Wounded warriors skiing at Tahoe
He can ski well, but he can't see well. A California man is ripping up the slopes this week, even though he's visually impaired.
By watching him, you would never guess Sergio Monzon can't see very well.
"I have double and blurred vision and I have no depth perception and I lose my vision in low light," said Monzon.
A lack of vision is problematic when skiing because avoiding obstacles, deciding where to turn, and determining how fast to go are all reliant on sight.
"When you lose vision, you kinda pick up on other senses. I notice that I can feel people coming to my left by hearing them and listening to the noise as it gets louder," said Monzon.
That's not all he is listening to. Monzon wears a headset that directly communicates to his guide, Jennifer Knox, who acts as his extra set of eyes.
"I am trying to give Sergio instructions on terrain and turn shapes," said Knox, describing what she says over the headset.
Know is an instructor at
, an organization with a simple goal: get disabled people out on snow enjoying something they though never possible.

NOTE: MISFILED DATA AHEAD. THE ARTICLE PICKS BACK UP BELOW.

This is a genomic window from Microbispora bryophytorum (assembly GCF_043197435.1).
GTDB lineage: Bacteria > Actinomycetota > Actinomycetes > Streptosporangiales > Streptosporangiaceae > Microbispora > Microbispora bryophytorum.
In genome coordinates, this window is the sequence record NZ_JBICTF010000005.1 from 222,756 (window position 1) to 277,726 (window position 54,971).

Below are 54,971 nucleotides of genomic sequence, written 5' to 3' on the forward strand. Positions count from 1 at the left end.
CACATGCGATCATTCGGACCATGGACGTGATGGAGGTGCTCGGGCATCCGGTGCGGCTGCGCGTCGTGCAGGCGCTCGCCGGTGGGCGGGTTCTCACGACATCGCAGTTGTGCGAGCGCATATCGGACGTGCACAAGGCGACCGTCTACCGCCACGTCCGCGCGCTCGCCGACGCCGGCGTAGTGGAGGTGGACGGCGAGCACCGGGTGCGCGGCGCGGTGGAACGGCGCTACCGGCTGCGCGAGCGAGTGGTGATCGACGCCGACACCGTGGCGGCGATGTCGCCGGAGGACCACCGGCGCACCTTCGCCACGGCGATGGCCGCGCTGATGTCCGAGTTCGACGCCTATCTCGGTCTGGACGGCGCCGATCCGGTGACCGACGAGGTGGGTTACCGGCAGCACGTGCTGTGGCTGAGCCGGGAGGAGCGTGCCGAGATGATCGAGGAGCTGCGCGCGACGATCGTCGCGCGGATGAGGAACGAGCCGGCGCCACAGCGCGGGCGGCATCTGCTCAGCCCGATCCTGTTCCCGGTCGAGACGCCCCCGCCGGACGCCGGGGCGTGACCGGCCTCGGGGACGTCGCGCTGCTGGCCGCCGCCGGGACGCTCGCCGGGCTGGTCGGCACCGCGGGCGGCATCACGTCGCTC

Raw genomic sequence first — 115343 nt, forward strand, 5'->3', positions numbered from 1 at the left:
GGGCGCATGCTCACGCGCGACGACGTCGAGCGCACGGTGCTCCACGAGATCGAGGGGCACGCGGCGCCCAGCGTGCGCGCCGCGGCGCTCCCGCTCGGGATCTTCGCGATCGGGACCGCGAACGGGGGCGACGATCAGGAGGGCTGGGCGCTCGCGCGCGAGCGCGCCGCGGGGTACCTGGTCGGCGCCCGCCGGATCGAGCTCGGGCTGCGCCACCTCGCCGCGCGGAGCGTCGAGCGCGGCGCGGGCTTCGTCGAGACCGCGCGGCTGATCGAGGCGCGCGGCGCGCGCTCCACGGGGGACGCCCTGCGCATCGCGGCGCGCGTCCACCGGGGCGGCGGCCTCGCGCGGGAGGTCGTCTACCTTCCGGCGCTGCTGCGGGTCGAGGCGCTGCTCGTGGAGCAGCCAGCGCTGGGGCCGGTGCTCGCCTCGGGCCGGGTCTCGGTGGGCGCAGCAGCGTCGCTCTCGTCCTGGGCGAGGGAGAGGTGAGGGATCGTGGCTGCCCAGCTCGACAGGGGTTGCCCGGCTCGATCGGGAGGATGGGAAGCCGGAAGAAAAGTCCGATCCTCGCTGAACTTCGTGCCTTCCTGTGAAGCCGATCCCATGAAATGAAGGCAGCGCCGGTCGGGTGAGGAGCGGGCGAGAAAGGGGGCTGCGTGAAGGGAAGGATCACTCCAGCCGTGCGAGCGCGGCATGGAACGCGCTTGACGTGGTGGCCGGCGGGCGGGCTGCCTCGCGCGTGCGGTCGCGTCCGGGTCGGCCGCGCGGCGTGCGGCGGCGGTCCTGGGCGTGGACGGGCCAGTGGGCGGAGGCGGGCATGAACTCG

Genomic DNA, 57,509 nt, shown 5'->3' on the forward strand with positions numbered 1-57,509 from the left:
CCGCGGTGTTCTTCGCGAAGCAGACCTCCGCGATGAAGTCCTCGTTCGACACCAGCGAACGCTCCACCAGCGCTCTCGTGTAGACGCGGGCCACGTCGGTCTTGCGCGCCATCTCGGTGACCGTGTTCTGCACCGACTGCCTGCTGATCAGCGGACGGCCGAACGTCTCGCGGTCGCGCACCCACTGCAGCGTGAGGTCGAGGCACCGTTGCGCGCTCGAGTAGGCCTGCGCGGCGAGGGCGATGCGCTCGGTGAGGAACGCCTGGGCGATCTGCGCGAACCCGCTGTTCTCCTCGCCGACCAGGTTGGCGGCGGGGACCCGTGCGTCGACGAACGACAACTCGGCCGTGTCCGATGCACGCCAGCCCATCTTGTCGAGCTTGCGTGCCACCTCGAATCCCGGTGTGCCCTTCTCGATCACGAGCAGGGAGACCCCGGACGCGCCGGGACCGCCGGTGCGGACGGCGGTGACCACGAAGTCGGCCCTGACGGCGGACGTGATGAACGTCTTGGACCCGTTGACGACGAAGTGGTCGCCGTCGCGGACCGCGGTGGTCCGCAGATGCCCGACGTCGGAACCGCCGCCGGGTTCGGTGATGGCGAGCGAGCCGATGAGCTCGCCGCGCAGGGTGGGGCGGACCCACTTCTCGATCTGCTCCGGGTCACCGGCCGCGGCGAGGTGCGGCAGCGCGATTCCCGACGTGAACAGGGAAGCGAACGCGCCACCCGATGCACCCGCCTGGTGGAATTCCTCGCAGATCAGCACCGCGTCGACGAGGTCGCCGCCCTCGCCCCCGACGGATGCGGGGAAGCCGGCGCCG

"It's heaven, basically. You are just out there and the turns, the snow, it just changes everything. It makes a bad day become a good day," said Monzon
Those good days are important for Sergio. It was one particular bad day about a decade ago, when he started to lose his vision. He was in Iraq.
"I lost some vision there from a traumatic brain injury," said Monzon.
As a Marine, Monzon was serving in Fallujah when he took a mortar round. The blast and subsequent surgeries changed his life. A decade later his life is again changed.
"You are going to let it run your life or you are going to run your life," said Monzon.
Monzon is part of a group of disabled veterans who are skiing at Lake Tahoe this weekend.
provides the camp for free. It is completely supported by